UK house prices ‘to drop in 2017’ over Brexit

Irish house prices will continue to increase over the next two years even as UK prices start to slide this year and through 2017 because of the British decision to leave the EU, according to S&P Global ratings.

Projecting home prices for 10 European countries, the major report starkly shows the UK as the only European country where house prices will fall next year.

The ratings firm said that the Brexit fallout will spread to most areas of the UK economy, including its housing market.

S&P (formerly Standard and Poor’s) said UK prices will start to fall back sharply later this year and drop next year, by 2%. In 2018, it sees only a modest pickup in prices of 2.5% — a rate which is only slightly above the UK rate of inflation.

UK house-price growth which had surged up to 11.7% in 2014 had slowed to 5.6% last year.

Amid deep uncertainties facing the UK economy following its Brexit decision, S&P said “much will depend for example on how good an exit deal the UK will get but also how well the UK government will manage uncertainty after triggering the exit procedure.

“It will also depend on how decisively both the Bank of England and ECB — which has no interest in too strong a euro — will continue to tackle threats to financial stability should such threats emerge,” it said.

It believes supply shortages and a weaker pound may offset the risks of “substantial” price falls in Britain.

The UK construction industry will likely cut back in building new homes, while many rich investors propping up the London property market are from outside the EU and “will remain largely unaffected by an eventual Brexit” and not sell up.

S&P said Irish house prices will rise 6% this year, but slow to 2.5% in 2017 as it forecasts “the vote of the UK to leave the EU only dampening, but not derailing, the economic recovery underway in Ireland”.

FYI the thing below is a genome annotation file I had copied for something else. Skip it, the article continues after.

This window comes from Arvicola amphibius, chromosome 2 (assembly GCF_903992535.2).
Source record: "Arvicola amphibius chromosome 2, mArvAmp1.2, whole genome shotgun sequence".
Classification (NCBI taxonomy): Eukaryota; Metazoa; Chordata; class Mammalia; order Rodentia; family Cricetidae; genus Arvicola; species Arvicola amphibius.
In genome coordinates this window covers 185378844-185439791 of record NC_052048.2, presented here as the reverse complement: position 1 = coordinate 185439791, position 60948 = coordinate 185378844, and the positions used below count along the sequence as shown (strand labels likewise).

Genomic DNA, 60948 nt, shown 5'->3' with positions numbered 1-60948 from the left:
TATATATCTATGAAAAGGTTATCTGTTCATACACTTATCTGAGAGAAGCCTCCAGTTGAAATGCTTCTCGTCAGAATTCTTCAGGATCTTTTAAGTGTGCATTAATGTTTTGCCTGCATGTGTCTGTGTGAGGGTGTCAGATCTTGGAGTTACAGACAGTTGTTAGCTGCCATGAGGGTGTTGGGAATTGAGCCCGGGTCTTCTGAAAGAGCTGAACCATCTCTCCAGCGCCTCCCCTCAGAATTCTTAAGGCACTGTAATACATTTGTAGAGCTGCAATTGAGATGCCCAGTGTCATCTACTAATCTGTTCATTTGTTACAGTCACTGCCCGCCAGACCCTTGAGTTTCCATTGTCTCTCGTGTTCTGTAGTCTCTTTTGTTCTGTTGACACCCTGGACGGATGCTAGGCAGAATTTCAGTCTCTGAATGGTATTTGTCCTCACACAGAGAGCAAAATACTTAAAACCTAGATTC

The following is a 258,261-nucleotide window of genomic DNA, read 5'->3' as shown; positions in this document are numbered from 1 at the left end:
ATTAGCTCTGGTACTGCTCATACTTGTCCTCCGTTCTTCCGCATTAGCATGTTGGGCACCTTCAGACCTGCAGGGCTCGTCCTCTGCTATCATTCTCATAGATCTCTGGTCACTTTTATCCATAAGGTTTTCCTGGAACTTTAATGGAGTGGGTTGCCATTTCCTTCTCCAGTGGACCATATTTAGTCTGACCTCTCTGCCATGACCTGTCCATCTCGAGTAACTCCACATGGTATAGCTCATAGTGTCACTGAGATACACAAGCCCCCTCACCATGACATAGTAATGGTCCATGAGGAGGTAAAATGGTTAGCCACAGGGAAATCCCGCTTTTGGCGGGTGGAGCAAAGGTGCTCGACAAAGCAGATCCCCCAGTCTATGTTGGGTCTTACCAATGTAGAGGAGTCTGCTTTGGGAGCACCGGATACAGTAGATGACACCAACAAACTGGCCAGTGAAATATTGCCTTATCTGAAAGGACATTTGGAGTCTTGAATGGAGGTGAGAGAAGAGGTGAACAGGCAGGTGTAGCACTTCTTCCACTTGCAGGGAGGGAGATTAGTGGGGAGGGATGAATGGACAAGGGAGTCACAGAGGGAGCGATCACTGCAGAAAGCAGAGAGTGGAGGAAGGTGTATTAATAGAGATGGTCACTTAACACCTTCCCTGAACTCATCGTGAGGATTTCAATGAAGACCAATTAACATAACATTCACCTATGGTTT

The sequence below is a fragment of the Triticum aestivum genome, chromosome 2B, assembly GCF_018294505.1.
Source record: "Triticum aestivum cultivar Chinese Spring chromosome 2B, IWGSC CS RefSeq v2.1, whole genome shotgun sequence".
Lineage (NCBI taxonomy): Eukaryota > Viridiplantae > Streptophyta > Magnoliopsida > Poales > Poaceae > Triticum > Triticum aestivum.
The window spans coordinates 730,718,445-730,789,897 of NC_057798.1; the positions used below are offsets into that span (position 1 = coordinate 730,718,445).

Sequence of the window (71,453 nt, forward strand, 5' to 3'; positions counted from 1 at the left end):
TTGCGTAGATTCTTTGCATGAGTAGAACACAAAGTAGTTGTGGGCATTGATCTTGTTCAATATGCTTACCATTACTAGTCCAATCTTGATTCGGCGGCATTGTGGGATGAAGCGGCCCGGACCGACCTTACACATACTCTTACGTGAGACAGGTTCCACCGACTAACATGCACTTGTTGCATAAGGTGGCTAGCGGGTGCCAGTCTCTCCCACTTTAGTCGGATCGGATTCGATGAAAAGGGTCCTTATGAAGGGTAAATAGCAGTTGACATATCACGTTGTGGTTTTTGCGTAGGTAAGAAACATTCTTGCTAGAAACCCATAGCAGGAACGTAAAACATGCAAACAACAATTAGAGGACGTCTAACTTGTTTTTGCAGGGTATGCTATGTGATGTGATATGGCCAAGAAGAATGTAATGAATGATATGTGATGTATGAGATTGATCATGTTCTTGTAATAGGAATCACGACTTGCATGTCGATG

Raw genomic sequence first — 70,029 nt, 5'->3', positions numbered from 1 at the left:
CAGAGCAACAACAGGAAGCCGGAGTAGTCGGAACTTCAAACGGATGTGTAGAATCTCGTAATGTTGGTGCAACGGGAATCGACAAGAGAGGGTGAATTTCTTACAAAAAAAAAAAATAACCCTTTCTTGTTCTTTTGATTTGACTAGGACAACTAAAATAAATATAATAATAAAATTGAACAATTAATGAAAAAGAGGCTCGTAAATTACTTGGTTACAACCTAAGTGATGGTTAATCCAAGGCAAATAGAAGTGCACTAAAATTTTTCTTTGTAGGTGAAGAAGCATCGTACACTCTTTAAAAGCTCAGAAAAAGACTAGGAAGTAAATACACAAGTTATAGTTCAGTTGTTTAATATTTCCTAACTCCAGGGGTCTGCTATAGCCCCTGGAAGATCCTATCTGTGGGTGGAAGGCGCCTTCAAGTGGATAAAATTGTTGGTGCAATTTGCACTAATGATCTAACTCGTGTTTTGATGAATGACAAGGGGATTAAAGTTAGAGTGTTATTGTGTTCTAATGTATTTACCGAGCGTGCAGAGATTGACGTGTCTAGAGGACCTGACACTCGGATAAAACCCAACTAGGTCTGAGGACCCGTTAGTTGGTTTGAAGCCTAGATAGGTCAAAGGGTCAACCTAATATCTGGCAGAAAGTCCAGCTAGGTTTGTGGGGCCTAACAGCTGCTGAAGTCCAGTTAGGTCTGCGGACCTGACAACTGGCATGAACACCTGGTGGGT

It said that the “persistent housing shortages” will support Irish house prices for some time, saying that a significant rise in house completions in recent years is not what it appears following the collapse of the house- building industry here.

“The main structural reason for the housing shortage is that the housebuilding industry is still suffering from the housing crash eight years ago, and although now on a firm path to recovery it has not yet grown sufficiently large and resilient to provide enough homes to market,” says the report.

Irish house prices will grow 3% in 2018, it projects.

Apart from the UK, prices in most other parts of Europe will rise because of low mortgage costs. In 2017, prices will rise 4% in Portugal, while German prices after posting a 7% increase this year will surge by 6%.

It said that Munich and Hamburg have posted very large home price increases of over 50%, as living standards increases on the strong economy and housing shortages push up prices.

Refugee inflows are pushing up demand for lower-price housing, while low mortgage interest rates are “incentivising Germans to become property owners”.

However, dangers of any overheating in the German property market are offset by borrowers needing 30% deposits and loan rates which are fixed for 10 years.

S&P projects home price in France will rise by 2% next year but be flat in 2018.


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